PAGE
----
Czech coffee culture
Vienna was the capital of the Hapsburg Empire, known as the café city, and its traditions influenced café culture in cities like Prague, Budapest, and Krakow. Today, Prague has developed its own café culture, complete with cafes on every corner, and an espresso machine in every bar and fine restaurant.
Czech Coffee menus are very straightforward. You won’t find a plethora of flavors and mixes, instead, coffee menus are simple, highlighting only the traditional recipes.
A flat white in the Czech Republic is an espresso with steamed milk, but without the frothy foam of a cappuccino. Espresso shots can be short, meaning stronger, or long, meaning a bit more diluted with water. A macchiato is actually more similar to a mini cappuccino, with a shot of espresso and a dollop of foamed milk. Do not be alarmed to find a small cup of water on the table. According to the Viennese tradition it is meant to act as a palate cleanser after enjoying a coffee beverage. In Prague, this tradition is mostly reserved for the higher end cafes.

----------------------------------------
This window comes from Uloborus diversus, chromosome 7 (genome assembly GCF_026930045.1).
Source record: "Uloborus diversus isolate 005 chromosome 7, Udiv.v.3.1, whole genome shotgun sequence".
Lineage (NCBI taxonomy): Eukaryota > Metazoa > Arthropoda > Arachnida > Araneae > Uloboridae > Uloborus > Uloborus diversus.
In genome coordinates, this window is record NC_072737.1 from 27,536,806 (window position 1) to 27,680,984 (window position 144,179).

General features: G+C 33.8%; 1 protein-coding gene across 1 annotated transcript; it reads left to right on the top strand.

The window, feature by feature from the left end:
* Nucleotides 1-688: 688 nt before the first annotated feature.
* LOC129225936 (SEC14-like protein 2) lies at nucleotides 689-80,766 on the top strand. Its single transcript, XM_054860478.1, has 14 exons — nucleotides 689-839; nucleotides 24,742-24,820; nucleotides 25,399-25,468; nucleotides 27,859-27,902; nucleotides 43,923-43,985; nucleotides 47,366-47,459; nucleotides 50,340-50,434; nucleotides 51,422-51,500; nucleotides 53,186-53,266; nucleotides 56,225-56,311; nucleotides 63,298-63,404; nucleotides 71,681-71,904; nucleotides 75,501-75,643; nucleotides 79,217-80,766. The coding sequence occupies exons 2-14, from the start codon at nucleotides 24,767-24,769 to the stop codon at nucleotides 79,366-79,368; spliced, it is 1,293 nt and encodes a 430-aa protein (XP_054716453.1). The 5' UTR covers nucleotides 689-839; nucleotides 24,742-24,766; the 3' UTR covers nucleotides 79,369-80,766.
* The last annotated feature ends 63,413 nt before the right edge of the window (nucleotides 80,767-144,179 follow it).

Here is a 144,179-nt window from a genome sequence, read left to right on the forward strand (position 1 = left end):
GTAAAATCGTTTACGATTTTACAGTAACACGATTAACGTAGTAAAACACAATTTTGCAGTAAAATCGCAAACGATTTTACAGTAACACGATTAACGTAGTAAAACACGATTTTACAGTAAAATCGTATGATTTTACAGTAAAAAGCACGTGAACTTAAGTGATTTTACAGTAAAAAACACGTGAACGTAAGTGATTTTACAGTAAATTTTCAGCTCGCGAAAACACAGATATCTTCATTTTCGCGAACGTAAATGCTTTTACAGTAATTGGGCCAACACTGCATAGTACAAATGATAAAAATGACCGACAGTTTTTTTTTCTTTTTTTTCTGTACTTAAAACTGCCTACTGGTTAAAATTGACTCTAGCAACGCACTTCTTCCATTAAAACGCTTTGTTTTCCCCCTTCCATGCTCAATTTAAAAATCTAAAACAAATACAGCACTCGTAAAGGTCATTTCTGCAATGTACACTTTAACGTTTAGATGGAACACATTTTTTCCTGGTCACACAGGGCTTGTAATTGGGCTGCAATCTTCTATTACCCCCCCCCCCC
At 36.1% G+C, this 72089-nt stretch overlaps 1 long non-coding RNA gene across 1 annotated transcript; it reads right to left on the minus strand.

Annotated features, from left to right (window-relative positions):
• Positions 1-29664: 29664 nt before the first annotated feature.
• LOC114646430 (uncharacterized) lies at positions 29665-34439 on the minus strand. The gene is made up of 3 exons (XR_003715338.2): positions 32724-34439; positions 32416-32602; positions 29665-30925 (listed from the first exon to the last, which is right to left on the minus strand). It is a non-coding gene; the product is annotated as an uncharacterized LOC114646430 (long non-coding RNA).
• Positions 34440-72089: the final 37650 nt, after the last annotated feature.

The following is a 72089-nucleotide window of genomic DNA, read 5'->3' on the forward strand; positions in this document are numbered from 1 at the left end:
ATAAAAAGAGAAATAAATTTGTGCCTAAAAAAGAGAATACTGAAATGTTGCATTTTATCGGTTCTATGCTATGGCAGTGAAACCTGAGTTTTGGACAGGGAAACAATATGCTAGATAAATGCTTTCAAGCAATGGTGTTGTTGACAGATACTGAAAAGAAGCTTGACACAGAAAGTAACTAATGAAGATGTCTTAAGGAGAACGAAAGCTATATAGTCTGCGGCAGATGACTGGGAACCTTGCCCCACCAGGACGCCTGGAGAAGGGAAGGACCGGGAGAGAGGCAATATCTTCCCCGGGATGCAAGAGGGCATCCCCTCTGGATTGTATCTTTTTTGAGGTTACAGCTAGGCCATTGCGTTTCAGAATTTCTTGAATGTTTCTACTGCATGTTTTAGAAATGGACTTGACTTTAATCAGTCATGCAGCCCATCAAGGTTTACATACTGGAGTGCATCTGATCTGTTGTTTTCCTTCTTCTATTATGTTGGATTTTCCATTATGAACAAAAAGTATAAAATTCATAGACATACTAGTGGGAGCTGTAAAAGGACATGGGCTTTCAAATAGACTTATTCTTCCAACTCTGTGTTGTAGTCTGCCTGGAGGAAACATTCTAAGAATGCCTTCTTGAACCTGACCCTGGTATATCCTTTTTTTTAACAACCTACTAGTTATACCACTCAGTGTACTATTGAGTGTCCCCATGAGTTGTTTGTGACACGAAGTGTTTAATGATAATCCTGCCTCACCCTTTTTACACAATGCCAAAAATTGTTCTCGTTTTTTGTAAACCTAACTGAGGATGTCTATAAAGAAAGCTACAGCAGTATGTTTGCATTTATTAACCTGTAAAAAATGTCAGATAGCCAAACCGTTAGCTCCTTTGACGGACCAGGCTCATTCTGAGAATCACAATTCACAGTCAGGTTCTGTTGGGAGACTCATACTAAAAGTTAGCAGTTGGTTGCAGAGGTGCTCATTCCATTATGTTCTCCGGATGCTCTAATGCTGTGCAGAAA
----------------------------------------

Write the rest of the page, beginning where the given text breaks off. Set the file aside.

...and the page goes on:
Hot chocolate in Prague seems to be an art form of its own. In the Czech Republic baristas melting real chocolate pieces into freshly steamed milk when making a hot chocolate. The thick drinking chocolate is rich and creamy and the perfect treat on a cold winter night.
The mass appreciation for coffee (or kava in Czech) is a fairly good indicator of the Czech culture. An American can be quickly distinguished in a crowd – they are holding a thermos or take away coffee cup. Czechs enjoy their coffee in a seated position, not far from the machine that produced it. Coffee drinking is a leisurely sport, and is often accompanied by good conversation and a Biscoff cookie.